Most phones or tablets manufactured since about 2012 should be running one of these at a minimum. In keeping with the whimsical Android convention of naming versions after sweet desserts or candies, Versions 4.0-4.0.3 are also known as Ice Cream Sandwich, versions 4.1-4.3 as Jelly Bean, version 4.4 as Kit Kat, versions 5.x as Lollipop, and versions 6.x as Marshmallow. A complete list of SDK versions may be found in Android Versions, and the versions available for development in Android Studio are listed in the SDK manager (Tools > Android > SDK Manager).

Set the values on this screen as desired and click Next, which should give a screen similar to the following.

This screen allows the choice of a stub for a main activity to be inserted. Empty Activity is the typical choice but others may be more appropriate for specific tasks like a mapping application. After making a choice, click Next, which gives a screen similar to the following.

The top field gives the name of the main activity class (Java file) to create. The bottom field gives the name of the corresponding XML layout file. The defaults can be changed if desired but they are commonly called MainActivity and activity_main, respectively. Typically one will want to check the Generate Layout File box to produce a default initial layout for the main activity. When done, click Finish. This should create a new project, which will appear in the package panel on the left of the Android Studio interface, ready for editing, as illustrated in the following figure.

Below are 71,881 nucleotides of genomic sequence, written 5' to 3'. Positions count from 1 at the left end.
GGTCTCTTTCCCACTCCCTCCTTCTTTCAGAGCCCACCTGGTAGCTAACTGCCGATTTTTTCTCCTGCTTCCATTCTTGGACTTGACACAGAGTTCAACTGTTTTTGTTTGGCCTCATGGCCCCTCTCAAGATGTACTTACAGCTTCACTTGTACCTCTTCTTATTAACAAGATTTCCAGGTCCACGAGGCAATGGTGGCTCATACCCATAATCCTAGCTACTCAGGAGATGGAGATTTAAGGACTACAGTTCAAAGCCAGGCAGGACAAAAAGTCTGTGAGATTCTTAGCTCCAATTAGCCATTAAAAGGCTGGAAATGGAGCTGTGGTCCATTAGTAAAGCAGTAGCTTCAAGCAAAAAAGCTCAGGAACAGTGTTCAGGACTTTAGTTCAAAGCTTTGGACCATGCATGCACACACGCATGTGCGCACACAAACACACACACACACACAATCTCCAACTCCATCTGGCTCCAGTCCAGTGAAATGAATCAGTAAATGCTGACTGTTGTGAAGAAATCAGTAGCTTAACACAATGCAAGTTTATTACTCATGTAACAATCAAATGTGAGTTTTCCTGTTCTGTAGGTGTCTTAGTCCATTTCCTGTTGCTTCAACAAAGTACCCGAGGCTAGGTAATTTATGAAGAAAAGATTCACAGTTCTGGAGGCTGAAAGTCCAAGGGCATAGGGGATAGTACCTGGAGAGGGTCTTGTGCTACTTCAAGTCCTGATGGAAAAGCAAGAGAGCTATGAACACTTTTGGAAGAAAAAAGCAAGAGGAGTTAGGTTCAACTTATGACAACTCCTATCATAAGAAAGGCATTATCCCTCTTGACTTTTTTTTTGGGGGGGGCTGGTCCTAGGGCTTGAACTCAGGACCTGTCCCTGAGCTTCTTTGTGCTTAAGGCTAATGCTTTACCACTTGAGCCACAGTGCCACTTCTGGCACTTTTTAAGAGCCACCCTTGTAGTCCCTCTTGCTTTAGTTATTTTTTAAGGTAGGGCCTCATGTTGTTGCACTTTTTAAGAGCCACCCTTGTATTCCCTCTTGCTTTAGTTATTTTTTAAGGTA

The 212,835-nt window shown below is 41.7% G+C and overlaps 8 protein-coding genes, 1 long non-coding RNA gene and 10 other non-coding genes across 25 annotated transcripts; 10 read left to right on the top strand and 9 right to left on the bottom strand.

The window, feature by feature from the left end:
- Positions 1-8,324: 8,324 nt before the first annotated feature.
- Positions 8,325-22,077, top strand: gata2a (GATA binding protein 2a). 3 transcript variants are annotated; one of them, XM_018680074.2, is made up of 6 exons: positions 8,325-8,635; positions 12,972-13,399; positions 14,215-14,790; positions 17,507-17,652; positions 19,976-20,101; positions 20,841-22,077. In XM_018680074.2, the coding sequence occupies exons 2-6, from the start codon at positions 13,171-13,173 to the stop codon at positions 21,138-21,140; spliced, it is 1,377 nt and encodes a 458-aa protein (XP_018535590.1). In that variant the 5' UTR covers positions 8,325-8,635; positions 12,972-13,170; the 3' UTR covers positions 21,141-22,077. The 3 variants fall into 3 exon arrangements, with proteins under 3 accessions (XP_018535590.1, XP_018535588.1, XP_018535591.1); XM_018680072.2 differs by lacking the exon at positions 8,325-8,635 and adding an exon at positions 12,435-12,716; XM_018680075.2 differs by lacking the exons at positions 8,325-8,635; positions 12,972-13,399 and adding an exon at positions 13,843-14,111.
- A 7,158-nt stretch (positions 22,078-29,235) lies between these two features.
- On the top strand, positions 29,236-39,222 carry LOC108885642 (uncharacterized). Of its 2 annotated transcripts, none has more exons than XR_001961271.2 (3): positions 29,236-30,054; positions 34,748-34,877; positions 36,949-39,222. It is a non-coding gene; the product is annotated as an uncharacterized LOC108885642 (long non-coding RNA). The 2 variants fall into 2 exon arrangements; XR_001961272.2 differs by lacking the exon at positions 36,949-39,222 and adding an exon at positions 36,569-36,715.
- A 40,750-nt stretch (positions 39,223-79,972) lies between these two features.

If you look at your workspace directory at this point, you will see that subdirectories and files corresponding to the new project have been created there with the same directory hierarchy displayed in the Android Studio package explorer.

Last modified: June 9, 2016